NARRAGANSETT JEWELRY CO., INC., d/b/a C & J Jewelry, Co., Inc. Plaintiff, Appellant, v. ST. PAUL FIRE AND MARINE INSURANCE COMPANY, Defendant, Appellee.
This appeal arises out of an insurance coverage dispute between appellant Narragansett Jewelry Co. Inc., d/b/a C & J Jewelry Co. Inc. (“Narragansett”) and its general liability insurer, appellee St. Paul Fire and Marine Insurance Co. (“St. Paul”). Narragansett sought defense and indemnity from St. Paul in connection with a civil action filed against it by Slane & Slane Designs, LLC (“Slane”) in the Southern District of New York (“the underlying action” or “the Slane lawsuit”). Following St. Paul's denial of coverage, Narragansett filed suit in Rhode Island federal district court for breach of the insurance contract and for a declaratory judgment that St. Paul was required to provide coverage. Narragansett sought to recover money it expended in the Slane lawsuit, including attorneys fees and the amount it paid in settlement.1 The district court granted St. Paul's motion for summary judgment, from which Narragansett appeals. Finding no error in the district court's analysis or conclusion, we affirm.
Under Rhode Island law-which both parties agree governs this case-an insurer's duty to provide a defense to litigation brought against its insured is determined by comparing the allegations in the underlying complaint against the insured to the language of the relevant insurance policy. This is referred to as “the pleadings test.” Progressive Cas. Ins. Co. v. Narragansett Auto Sales, 764 A.2d 722, 724 (R.I.2001). “ ‘[I]f the pleadings recite facts bringing the injury complained of within the coverage of the insurance policy, the insurer must defend irrespective of the insured's ultimate liability․’ ” Id. (quoting Peerless Ins. Co. v. Viegas, 667 A.2d 785, 787 (R.I.1995)).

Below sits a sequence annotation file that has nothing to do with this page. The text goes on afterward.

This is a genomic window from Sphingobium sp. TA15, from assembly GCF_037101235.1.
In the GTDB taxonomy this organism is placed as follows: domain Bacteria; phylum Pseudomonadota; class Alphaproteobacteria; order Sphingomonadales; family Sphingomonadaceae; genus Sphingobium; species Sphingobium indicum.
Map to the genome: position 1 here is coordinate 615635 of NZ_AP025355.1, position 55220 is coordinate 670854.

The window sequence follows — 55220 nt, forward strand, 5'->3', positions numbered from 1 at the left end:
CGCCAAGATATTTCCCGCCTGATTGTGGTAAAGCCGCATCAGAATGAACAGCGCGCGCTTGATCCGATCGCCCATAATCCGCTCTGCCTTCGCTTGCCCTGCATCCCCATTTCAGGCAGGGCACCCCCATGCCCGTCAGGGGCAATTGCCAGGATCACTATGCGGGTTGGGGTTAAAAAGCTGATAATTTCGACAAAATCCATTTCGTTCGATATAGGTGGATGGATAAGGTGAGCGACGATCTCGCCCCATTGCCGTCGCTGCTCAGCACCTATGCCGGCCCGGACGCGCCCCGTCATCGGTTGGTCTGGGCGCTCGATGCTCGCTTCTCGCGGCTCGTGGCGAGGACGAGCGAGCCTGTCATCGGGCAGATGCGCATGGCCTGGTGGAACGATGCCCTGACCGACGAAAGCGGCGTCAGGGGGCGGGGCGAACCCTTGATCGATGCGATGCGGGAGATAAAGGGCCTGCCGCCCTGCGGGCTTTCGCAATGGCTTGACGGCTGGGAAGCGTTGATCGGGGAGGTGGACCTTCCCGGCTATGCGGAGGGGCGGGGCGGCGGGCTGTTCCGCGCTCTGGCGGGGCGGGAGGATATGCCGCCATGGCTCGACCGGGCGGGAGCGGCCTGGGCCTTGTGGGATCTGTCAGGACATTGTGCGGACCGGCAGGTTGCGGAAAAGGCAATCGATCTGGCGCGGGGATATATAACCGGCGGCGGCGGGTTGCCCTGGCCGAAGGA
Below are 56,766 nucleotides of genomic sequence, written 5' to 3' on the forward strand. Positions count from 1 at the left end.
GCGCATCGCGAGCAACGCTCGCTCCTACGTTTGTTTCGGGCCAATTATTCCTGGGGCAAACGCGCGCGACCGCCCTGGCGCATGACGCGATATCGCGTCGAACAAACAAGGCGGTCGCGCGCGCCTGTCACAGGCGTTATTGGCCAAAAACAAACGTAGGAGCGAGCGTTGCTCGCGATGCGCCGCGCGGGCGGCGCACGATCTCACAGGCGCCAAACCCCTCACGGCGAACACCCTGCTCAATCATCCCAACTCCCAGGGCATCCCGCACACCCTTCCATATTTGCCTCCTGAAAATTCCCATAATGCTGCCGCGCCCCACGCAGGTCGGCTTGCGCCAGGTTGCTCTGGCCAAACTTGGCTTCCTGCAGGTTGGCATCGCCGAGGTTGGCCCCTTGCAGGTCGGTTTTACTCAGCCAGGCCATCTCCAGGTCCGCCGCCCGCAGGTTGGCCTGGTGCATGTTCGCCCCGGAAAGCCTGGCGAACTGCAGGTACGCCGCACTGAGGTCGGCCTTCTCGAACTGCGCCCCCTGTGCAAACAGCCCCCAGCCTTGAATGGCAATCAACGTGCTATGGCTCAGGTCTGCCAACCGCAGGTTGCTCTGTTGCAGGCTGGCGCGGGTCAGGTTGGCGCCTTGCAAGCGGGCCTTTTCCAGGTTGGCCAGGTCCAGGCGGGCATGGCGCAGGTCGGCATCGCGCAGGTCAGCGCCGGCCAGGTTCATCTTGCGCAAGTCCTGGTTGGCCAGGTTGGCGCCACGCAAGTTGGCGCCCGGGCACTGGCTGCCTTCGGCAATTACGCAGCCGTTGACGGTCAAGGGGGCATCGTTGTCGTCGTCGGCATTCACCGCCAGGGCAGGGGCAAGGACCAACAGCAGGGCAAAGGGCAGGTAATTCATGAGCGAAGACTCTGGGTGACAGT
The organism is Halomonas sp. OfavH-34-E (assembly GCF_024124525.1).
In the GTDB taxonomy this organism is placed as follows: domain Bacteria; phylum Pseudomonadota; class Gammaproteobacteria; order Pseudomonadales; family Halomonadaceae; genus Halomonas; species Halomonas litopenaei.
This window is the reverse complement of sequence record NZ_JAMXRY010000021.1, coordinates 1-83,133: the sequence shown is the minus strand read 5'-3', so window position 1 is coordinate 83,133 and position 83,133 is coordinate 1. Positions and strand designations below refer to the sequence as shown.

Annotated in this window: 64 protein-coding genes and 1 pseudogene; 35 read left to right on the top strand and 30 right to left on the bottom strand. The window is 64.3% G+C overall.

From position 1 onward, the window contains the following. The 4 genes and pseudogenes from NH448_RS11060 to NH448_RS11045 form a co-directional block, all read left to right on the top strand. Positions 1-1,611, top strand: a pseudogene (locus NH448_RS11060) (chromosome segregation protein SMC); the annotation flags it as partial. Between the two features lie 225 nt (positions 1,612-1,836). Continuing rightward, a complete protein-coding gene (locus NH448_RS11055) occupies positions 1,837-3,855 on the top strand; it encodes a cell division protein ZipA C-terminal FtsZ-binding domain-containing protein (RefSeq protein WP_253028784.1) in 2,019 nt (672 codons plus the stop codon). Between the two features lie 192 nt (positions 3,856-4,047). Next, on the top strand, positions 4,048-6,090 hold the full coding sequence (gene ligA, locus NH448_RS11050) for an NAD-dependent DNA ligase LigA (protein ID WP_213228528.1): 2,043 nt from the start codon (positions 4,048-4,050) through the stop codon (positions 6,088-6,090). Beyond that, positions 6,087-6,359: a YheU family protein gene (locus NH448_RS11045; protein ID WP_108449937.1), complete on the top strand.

We begin our analysis by figuratively “laying the ․ complaint alongside the policy․” Employers' Fire Ins. Co. v. Beals, 103 R.I. 623, 240 A.2d 397, 402 (1968). We start with the complaint.2 Slane is a jewelry design company that contracted with Narragansett in 1996. Pursuant to the parties' agreement, Narragansett was to develop jewelry models and molds based on Slane designs, and to produce jewelry ordered by Slane. Once Slane designed a particular piece of jewelry, it was Narragansett's job to produce a model to serve as a template from which the jewelry could be mass produced. Upon Slane's approval of the model, a mold would be created for use in the mass production process.